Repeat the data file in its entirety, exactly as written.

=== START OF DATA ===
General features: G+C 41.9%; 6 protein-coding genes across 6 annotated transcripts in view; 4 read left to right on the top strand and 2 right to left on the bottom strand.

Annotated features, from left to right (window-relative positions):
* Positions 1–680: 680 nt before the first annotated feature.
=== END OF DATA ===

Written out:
General features: G+C 41.9%; 6 protein-coding genes across 6 annotated transcripts in view; 4 read left to right on the top strand and 2 right to left on the bottom strand.

Annotated features, from left to right (window-relative positions):
* Positions 1–680: 680 nt before the first annotated feature.